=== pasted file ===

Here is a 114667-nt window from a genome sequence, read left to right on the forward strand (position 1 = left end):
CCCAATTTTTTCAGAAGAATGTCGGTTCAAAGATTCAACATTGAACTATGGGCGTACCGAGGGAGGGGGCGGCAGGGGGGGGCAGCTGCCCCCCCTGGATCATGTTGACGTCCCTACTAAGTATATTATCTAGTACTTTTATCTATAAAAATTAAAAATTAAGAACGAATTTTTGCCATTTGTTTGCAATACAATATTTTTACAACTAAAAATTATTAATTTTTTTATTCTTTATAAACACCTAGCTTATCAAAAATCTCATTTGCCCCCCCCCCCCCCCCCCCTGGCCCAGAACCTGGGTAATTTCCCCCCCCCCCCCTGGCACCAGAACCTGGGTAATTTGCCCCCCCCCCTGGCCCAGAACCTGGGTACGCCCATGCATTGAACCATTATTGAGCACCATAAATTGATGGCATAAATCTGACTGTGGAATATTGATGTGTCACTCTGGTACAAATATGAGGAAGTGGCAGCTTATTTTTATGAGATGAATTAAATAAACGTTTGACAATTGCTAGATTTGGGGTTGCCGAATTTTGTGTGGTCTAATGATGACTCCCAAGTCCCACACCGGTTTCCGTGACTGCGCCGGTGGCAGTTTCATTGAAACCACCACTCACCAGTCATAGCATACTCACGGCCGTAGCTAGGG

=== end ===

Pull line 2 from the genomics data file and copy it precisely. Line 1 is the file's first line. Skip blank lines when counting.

CCCAATTTTTTCAGAAGAATGTCGGTTCAAAGATTCAACATTGAACTATGGGCGTACCGAGGGAGGGGGCGGCAGGGGGGGGCAGCTGCCCCCCCTGGATCATGTTGACGTCCCTACTAAGTATATTATCTAGTACTTTTATCTATAAAAATTAAAAATTAAGAACGAATTTTTGCCATTTGTTTGCAATACAATATTTTTACAACTAAAAATTATTAATTTTTTTATTCTTTATAAACACCTAGCTTATCAAAAATCTCATTTGCCCCCCCCCCCCCCCCCCCTGGCCCAGAACCTGGGTAATTTCCCCCCCCCCCCCTGGCACCAGAACCTGGGTAATTTGCCCCCCCCCCTGGCCCAGAACCTGGGTACGCCCATGCATTGAACCATTATTGAGCACCATAAATTGATGGCATAAATCTGACTGTGGAATATTGATGTGTCACTCTGGTACAAATATGAGGAAGTGGCAGCTTATTTTTATGAGATGAATTAAATAAACGTTTGACAATTGCTAGATTTGGGGTTGCCGAATTTTGTGTGGTCTAATGATGACTCCCAAGTCCCACACCGGTTTCCGTGACTGCGCCGGTGGCAGTTTCATTGAAACCACCACTCACCAGTCATAGCATACTCACGGCCGTAGCTAGGG